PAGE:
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Resident in UK but tax resident in France - national insurance contributions question
Thread poster: stephenkells
stephenkells
Local time: 22:52
May 8, 2012

Hello,

I recently moved back to the UK from France, where I'd been resident for 5 years. I have only recently realized that I may have to file an income tax return on income earned in France to the French, rather than the British tax authorities, as I'd previously assumed. This also raises the question of National Insurance contributions/contributions to URSSAF (CSG/CRDS) and perhaps other social security contributions. Does anyone have experience of what is expected of them in this field if they are living in the UK but seen as 'tax resident/having their 'domicile fiscal' in France?
Virtually all my customers are French-based.

Thanks for any thoughts on this matter,

Stephen Kells.


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Tom in London
United Kingdom
Local time: 22:52
Member (2008)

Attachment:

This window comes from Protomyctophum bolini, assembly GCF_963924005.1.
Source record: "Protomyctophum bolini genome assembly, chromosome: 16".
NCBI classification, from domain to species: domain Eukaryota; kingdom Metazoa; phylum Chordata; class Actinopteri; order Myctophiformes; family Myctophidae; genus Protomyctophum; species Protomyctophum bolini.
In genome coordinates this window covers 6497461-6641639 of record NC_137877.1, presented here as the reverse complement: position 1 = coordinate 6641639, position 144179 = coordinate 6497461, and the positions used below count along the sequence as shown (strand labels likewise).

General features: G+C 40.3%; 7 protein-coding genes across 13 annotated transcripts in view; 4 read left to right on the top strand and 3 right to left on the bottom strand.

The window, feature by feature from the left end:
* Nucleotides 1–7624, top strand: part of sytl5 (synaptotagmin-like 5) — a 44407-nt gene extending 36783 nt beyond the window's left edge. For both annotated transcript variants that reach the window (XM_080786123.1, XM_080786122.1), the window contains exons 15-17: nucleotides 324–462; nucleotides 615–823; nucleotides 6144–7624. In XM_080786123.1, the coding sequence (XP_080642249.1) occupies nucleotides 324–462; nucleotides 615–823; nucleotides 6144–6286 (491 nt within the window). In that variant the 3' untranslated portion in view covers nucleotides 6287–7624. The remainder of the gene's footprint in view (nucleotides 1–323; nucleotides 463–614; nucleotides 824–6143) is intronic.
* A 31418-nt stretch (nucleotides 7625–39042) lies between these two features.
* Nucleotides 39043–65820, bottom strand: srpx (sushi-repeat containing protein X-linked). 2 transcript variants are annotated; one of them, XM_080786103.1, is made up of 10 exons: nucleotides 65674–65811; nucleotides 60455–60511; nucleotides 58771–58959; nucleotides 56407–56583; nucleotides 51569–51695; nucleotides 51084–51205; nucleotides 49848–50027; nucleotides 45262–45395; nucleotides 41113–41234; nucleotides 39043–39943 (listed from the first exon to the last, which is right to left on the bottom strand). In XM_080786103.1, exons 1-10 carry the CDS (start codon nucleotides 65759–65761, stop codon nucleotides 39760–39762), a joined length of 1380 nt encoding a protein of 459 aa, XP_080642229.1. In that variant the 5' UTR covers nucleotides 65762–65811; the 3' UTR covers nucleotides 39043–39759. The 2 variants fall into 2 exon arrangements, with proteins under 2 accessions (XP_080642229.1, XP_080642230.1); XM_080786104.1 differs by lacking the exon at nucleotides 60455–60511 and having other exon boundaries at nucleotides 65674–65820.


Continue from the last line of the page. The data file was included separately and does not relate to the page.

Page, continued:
Italian to English
HMRC May 8, 2012

stephenkells wrote:

Hello,

I recently moved back to the UK from France, where I'd been resident for 5 years. I have only recently realized that I may have to file an income tax return on income earned in France to the French, rather than the British tax authorities, as I'd previously assumed. This also raises the question of National Insurance contributions/contributions to URSSAF (CSG/CRDS) and perhaps other social security contributions. Does anyone have experience of what is expected of them in this field if they are living in the UK but seen as 'tax resident/having their 'domicile fiscal' in France?
Virtually all my customers are French-based.

Thanks for any thoughts on this matter,

Stephen Kells.


Hi Stephen - from what you say, you are "resident in the UK for tax purposes" (in the definition given by HMRC) and no matter where your clients may be, if you invoice them from the UK you are only liable for UK income tax.

However it sounds to me that to put your mind at rest, you should consult an accountant. If you're based in London I can recommend one. Just email me privately.

Tom


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Decipherit  Identity Verified
United Kingdom
Local time: 22:52
Portuguese to English
+ ...
You are tax resident in the UK May 8, 2012

If the reason for the confusion is the fact that your clients are in France then don't be confused. Your clients could be on the moon but you would still be tax-resident in the UK. You need to close your account with URSSAF, which can take a long time (they need notice), also notify your caisse de maladie/retraite etc as soon as possible and register as self-employed in the UK.